In the preface to his magisterial 2013 book The Great Escape, Angus Deaton thanks his teachers. “Richard Stone was perhaps my most profound influence,” Deaton writes, “from him I learned about measurement — how little we can say without it and how important it is to get it right.”
Important, indeed. And difficult — but well worth doing. On Monday afternoon, the Nobel committee recognised the importance of measurement when they awarded Angus Deaton the 2015 Nobel prize in economics.
We know what it feels like to owe much to a special teacher. Deaton passed Stone’s lesson on to his own students, including us. Deaton’s career has been wide-ranging. Most recently, he has helped the world understand its ongoing, incomplete, but nonetheless dramatic great escape from poverty and early death. When Deaton was born in Scotland, around 6 per cent of babies there died before their first birthday; today, this infant mortality is under half of 1 per cent. But over 4 per cent of babies born in India still die in their first year, and the infant mortality rate among the many babies born in the states of the northern plains exceeds that of Scotland 69 years ago. Fully 8 per cent of children die in infancy who are born in Sitapur district of Uttar Pradesh, where we have worked since 2011 and where the population is 85 per cent as large as Scotland’s today.
One important part of Deaton’s research over the last decades has focused on poverty and well-being in India. In this work, he has been resolutely empirical: He focuses on what the data can tell us, and what they sometimes cannot.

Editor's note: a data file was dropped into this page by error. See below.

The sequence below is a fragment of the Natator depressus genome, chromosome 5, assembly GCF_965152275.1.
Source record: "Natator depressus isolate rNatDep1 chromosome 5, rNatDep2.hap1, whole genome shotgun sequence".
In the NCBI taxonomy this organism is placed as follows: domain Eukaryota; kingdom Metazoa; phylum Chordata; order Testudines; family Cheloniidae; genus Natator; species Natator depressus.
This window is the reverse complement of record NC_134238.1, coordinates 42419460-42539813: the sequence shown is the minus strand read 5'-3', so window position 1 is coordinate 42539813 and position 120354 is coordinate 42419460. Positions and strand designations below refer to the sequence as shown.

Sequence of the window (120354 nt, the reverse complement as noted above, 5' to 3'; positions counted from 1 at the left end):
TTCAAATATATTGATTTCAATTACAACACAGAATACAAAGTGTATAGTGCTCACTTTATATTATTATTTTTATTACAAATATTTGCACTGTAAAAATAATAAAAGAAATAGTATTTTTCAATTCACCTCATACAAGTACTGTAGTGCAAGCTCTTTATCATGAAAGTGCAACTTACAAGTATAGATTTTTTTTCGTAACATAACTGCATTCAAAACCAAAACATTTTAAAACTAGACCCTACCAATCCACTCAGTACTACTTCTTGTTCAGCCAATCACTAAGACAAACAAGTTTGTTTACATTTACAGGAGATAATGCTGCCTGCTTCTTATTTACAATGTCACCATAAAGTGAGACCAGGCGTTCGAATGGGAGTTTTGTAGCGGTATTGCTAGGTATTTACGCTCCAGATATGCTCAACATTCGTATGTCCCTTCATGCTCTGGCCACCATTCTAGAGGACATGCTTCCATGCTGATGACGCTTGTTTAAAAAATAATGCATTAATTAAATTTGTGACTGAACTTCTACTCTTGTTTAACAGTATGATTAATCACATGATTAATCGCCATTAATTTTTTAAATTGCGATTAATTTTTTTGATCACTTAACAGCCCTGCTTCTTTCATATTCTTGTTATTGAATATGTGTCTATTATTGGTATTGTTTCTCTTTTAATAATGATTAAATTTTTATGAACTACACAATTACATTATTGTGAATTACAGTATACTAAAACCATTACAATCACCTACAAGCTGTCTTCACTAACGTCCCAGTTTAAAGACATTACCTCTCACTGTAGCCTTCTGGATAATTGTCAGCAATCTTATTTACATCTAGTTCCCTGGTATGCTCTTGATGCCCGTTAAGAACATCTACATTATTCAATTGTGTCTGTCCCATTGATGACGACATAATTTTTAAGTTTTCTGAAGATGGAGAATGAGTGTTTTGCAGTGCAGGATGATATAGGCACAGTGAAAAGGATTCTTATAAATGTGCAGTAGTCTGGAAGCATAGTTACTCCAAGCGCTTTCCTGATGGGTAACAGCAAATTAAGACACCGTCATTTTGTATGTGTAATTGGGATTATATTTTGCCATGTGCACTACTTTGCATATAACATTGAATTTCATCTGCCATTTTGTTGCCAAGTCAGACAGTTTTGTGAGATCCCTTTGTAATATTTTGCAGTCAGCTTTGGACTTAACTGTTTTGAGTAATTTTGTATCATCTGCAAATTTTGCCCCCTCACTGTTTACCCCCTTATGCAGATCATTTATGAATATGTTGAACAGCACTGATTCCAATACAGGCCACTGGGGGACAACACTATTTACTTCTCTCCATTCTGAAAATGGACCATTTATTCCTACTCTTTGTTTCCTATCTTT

The paradoxes of development in India have been fertile ground for Deaton’s data-minded approach. India is a place where good things do not always come together, and where conventional development stories are often inverted.
Despite rapid economic growth, and significant but slower improvements in poverty, children in India are shorter, on average, than children in sub-Saharan Africa, who are poorer. As Indian households have become richer over the past decades, they have eaten fewer and fewer calories, on average — a puzzle seemingly at odds with the basic rules of household economics. In some of his most recent work, Deaton has shown that poor people in Africa, where health outcomes are very bad, do not tend to see improving health as a policy priority — a puzzle that may be reflected in Delhi’s apathy to its lethal air pollution. Such paradoxes, Deaton taught us, are opportunities to learn something important.
This all adds up to a central message of Deaton’s work: Becoming richer is not necessarily the same thing as becoming better-off. This, too, is an important lesson for India, where infant mortality and other basic measures of human development are considerably worse than what other countries with similar levels of GDP per capita experience. Indeed, India’s “excess” neonatal mortality — above what its per capita GDP would predict in international comparison — is greater than total neonatal mortality in China.